Burnaby:

(604) 526-3937

Squamish:

(604) 390-3788

Prince Rupert:

(250) 627-8892

Distorted Cornea in Burnaby

Distorted Cornea in Squamish

Keratoconus

Distorted Cornea in Prince RupertKeratoconus is an eye condition in which the shape of the cornea becomes distorted. The cornea is a clear structure that covers the front of the eye and does 85% of the focusing of the light as it passes through the eye. In a healthy eye, the cornea curves like a dome. In an eye with keratoconus, the center of the cornea slowly thins and bulges so that it sags and has a cone shape distorting vision.

What causes keratoconus?

The cause of keratoconus is unknown but does follow some genetic lines.

What are the symptoms of keratoconus?

Keratoconus tends to affect people in there early teens with symptoms of blurring vision and rapidly changing prescriptions. Often, eyeglass can not correct vision fully and specially designed medical contact lenses are needed to restore useful vision.

Symptoms include:

  • Difficulty driving at night
  • Halo’s and ghosting, especially at night
  • Eye strain
  • Headaches and general eye pain
  • Eye irritation and excessive rubbing of the eye

How is keratoconus diagnosed?

Keratoconus can usually be diagnosed with a slit-lamp examination as well as corneal topography which precisely measures the curvature of the cornea. Your optometrist will look for signs such as corneal thinning, stress lines, and scarring at the apex of the corneal cone. Keratoconus, especially in the early stages, can be difficult to diagnose and its symptoms could be associated with other eye problems. Simply recognizing symptoms does not by itself diagnose the condition. Only a complete eye examination by a qualified expert can diagnose the condition in its earliest stages when it is easiest to treat and correct.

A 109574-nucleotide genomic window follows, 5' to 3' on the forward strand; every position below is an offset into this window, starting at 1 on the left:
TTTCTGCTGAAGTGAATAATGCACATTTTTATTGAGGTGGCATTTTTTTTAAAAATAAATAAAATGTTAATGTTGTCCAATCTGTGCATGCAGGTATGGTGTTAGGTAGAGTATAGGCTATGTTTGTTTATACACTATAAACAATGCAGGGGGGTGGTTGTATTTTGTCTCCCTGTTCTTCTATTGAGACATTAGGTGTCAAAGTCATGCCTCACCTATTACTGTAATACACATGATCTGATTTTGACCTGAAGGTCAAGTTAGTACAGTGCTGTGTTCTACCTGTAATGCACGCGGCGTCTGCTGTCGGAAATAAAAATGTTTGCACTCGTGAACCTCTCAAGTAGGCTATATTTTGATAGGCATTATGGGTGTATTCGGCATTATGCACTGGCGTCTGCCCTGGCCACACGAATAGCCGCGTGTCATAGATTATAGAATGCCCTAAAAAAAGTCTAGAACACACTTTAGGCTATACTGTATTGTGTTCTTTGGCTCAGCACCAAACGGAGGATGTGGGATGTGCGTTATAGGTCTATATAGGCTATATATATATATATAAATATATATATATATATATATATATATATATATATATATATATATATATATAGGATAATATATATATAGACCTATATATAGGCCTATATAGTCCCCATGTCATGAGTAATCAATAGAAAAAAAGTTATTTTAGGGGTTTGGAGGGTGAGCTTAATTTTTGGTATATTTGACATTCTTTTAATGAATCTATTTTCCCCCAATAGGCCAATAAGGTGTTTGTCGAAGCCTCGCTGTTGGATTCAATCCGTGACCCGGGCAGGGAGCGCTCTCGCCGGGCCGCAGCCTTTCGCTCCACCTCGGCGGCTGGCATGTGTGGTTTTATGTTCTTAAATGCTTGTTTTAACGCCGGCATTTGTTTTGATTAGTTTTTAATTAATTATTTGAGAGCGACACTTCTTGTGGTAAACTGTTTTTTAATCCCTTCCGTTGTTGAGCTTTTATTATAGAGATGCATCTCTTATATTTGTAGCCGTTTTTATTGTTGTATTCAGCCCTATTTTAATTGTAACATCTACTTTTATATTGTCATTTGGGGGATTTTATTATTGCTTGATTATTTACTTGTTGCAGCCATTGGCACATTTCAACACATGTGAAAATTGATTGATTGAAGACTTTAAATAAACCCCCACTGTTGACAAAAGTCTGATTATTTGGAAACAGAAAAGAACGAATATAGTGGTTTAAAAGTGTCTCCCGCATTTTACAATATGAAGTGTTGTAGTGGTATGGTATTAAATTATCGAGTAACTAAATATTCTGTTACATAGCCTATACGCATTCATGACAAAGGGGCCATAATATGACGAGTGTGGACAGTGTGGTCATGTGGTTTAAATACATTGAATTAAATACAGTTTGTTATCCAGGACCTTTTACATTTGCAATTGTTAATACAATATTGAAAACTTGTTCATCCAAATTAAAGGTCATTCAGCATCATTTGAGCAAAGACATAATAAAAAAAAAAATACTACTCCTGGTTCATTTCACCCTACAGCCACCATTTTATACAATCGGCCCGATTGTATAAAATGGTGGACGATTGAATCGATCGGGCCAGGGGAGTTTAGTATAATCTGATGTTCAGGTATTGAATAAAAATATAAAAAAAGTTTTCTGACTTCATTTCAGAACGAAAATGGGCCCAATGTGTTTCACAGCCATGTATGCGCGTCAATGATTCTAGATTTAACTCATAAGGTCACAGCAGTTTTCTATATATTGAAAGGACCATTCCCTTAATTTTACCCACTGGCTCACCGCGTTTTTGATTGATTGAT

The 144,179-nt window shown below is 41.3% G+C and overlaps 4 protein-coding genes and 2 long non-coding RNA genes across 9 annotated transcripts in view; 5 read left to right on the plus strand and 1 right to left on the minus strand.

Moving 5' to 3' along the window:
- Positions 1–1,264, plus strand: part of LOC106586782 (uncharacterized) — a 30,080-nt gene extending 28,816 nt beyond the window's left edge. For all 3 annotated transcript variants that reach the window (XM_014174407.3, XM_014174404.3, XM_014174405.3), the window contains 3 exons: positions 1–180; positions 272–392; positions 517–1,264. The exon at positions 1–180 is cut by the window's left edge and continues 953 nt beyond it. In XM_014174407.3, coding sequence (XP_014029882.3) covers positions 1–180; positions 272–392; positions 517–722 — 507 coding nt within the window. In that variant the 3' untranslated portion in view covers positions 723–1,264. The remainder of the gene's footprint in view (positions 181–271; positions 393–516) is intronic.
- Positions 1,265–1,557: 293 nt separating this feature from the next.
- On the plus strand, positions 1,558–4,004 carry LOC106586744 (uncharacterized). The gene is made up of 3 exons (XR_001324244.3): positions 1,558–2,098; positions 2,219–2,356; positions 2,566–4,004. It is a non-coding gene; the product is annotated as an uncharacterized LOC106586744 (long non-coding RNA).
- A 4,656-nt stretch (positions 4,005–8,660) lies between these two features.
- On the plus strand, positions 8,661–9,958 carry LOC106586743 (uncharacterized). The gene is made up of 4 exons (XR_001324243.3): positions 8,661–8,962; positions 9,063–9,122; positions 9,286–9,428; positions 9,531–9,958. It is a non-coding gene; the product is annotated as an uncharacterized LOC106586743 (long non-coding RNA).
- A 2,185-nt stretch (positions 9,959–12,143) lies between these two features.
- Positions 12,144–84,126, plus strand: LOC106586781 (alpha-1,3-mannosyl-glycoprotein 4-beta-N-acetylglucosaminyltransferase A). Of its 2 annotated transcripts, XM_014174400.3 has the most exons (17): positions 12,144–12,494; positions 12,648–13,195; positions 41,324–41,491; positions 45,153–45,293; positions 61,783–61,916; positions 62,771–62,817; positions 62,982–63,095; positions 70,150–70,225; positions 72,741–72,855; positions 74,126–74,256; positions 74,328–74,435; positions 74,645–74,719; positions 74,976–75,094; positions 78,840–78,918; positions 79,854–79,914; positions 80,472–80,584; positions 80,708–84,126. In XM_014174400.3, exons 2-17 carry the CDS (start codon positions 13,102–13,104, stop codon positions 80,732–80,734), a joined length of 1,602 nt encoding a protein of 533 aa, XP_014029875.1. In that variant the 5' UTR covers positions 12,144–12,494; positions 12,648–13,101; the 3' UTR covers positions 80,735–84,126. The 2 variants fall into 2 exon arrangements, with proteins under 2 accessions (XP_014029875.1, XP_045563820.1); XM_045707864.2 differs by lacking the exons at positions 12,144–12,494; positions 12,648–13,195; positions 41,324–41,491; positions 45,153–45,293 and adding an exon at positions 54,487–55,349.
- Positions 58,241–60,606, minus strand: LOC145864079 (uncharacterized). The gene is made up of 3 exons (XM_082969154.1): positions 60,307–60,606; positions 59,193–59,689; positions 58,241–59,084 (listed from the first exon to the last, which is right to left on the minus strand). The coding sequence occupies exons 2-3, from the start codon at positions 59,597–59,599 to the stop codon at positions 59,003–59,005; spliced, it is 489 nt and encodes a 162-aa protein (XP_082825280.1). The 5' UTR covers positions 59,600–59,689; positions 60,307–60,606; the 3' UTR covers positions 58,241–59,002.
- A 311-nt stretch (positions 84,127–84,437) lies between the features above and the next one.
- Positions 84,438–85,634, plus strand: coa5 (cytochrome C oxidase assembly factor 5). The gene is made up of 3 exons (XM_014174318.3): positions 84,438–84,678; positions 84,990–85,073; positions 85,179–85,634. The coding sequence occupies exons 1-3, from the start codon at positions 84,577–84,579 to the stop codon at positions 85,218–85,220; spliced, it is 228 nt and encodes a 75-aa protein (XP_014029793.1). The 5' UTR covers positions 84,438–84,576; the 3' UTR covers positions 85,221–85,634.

What is the treatment for keratoconus?

The primary treatment options for keratoconus are contact lenses and surgery. In the very early stages of keratoconus, vision problems can be corrected with prescription glasses or contact lenses. As keratoconus progresses, special gas permeable contact lenses may be necessary. Advanced keratoconus may require surgery. There are new treatments for this condition being advance all the time and by speaking with an expert you are sure to get the best care.

Burnaby Office

#102-7885 6th Street
Burnaby, BC V3N 3N4
Phone: (604) 526-3937

Monday: 9:30am - 5:00pm
Tuesday: 9:30am - 5:00pm
Wednesday: 9:30am - 5:00pm
Thursday: 9:30am - 5:00pm
Friday: 9:30am - 5:00pm
Saturday: 9:30am - 4:00pm
Sunday: Closed

Squamish Office

40388 Tantalus Road
Squamish, BC V0N 1T0
Phone: (604) 390-3788

Monday: Closed
Tuesday: 10:00am - 5:00pm closed 1:30-2:00
Wednesday: 10:00am - 5:00pm closed 1:30-2:00
Thursday: 10:00am - 5:00pm closed 1:30-2:00
Friday: 10:00am - 5:00pm closed 1:30-2:00
Saturday: 10:00am - 3:00pm
Sunday: Closed

Prince Rupert Office

639 2nd Ave West
Prince Rupert, BC V8J 1H1
Phone: (250) 627-8892

Monday: 9:00am - 5:00pm closed 1:00-2:00
Tuesday: 9:00am - 5:00pm closed 1:00-2:00
Wednesday: 9:00am - 5:00pm closed 1:00-2:00
Thursday: 9:00am - 5:00pm closed 1:00-2:00
Friday: 9:00am - 5:00pm closed 1:00-2:00
Saturday: Closed
Sunday: Closed